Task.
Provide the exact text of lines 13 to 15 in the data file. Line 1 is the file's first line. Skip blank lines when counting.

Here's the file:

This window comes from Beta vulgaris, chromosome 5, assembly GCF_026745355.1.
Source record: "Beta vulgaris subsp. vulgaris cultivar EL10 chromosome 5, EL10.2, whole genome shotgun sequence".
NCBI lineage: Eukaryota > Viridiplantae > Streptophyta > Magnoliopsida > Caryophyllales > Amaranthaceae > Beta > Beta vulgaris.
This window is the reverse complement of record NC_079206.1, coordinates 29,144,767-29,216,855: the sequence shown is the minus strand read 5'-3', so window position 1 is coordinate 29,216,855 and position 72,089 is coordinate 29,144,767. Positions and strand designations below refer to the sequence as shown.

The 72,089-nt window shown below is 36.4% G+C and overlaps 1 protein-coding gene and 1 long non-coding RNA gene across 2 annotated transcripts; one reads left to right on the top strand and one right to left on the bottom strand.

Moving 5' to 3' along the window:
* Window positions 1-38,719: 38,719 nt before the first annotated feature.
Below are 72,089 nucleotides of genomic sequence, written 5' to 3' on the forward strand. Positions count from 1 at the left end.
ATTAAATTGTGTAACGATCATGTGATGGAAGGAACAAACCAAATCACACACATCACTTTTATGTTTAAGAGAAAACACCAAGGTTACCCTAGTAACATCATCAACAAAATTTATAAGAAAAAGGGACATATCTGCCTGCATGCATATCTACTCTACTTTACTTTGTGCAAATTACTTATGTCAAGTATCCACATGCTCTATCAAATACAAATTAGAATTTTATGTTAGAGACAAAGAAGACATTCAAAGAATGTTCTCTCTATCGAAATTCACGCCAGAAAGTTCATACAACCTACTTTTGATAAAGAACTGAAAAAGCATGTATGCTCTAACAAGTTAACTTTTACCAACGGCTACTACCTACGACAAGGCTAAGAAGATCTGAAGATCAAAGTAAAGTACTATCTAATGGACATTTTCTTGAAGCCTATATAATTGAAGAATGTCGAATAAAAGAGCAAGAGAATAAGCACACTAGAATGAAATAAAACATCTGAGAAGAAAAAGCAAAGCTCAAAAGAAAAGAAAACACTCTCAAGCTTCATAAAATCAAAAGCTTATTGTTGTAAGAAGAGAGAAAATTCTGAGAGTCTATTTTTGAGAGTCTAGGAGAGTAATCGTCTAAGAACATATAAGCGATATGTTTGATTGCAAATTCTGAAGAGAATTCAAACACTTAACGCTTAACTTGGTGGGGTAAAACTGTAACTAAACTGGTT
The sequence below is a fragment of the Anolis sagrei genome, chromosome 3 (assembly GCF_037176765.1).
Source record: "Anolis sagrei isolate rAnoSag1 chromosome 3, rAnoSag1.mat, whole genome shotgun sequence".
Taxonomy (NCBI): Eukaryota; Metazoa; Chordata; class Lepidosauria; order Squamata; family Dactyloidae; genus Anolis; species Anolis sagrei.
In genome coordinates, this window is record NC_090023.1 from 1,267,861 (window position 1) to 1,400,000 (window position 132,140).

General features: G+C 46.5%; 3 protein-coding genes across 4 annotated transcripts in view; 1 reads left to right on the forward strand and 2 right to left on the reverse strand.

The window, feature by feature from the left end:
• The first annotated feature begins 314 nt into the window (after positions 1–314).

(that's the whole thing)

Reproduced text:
In genome coordinates, this window is record NC_090023.1 from 1,267,861 (window position 1) to 1,400,000 (window position 132,140).

General features: G+C 46.5%; 3 protein-coding genes across 4 annotated transcripts in view; 1 reads left to right on the forward strand and 2 right to left on the reverse strand.

The window, feature by feature from the left end: